Vaccination strategies perform well against Asian and Middle Eastern virulent ND strains

Vaccination strategies including Poulvac® Procerta™ HVT-ND perform well against virulent Newcastle disease virus strains in Asia and Middle East
calendar icon 13 June 2023
clock icon 7 minute read

The vector vaccine Poulvac® Procerta™ HVT-ND can be a valuable addition to vaccination strategies against Newcastle disease virus (NDV) genotype VII — a virulent form of NDV (vNDV) which can cause heavy losses in poultry production from the Middle East and North Africa to Southeast Asia.

NDV’s genetic diversity, bringing increased virulence, has posed difficulties in providing satisfactory vaccine coverage for the industry’s programs using conventional live and inactivated ND vaccines. But a new class of vaccines using the herpesvirus of turkey (HVT) to act as a viral vector to express NDV antigen F has raised hopes of improved performance.

Independent studies in Thailand and Egypt, using local isolates as a challenge virus, highlight the improved efficacy of vaccination programs when Poulvac Procerta HVT-ND is used in combination with live and inactivated vaccines — an approach likely to be used by producers facing high-risk and complex vNDV field challenges.

Strong protection using vector vaccine

In research carried out at Chulalongkorn University in Bangkok,[i] 210 broilers were divided into three groups: one where 70 birds received Poulvac Procerta HVT-ND with a live ND vaccine, the second with 70 birds receiving both a live and inactivated ND vaccine in addition to Poulvac Procerta HVT-ND. The third group was unvaccinated. All vaccines were administered at 1 day of age.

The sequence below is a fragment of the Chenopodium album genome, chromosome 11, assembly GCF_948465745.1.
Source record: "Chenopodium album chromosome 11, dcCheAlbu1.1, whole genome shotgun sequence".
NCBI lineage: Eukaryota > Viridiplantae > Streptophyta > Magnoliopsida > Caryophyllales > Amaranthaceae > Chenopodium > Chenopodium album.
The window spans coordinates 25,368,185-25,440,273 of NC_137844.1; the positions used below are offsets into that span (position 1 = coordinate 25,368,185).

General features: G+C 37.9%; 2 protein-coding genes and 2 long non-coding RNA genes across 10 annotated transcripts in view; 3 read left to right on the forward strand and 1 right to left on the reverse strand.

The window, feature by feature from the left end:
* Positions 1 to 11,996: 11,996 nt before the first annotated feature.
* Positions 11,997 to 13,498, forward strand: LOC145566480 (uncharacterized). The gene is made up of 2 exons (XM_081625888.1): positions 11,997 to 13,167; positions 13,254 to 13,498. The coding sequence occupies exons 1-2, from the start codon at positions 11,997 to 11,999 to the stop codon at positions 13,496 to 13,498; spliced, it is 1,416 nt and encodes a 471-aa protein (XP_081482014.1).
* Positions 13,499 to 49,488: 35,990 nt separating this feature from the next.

Twenty birds in each group were challenged with vNDV genotype VIId at each timepoint of 21 or 28 days of age, with post-challenge clinical signs and mortality monitored for 14 days.

Between 21 and 35 days of age, no mortality was seen in the group receiving the combined vaccination of the vector, live and inactivated ND vaccines, while there was 5% mortality in the group receiving just the vector and live ND vaccines. There was 30% mortality among unvaccinated, challenged birds.

“When we compare with real vaccination programs on farms in Thailand, on top of day of age vaccination, they still vaccinate with a live ND vaccine as a booster between day 10 and 14,” explained Nida Sirikobkul, PhD, senior poultry technical manager, Zoetis.

“Here, the results show that Poulvac Procerta HVT-ND in combination with a live vaccine or both live and killed ND vaccines means that producers only need to vaccinate on day of age to still have 95% to 100% protection of commercial broilers against field challenge of vNDV genotype VIId.”

Rigorous sampling shows enduring performance

To check for the presence of vNDV, oropharyngeal and cloacal swabs were taken at 14 days post-challenge of each timepoint, with detection by one-step, real-time polymerase chain reaction (PCR) tests and a molecular approach known as restriction endonuclease analysis.[ii]

At day 35, vNDV was detected in 60% of the sampled birds that had received vector and live ND vaccines. At day 42, this had dropped to 40%. For the group receiving three vaccines, the results were 50% and 30%, respectively, while the virus was found in 100% of unvaccinated, challenged birds sampled at both days 35 and 42.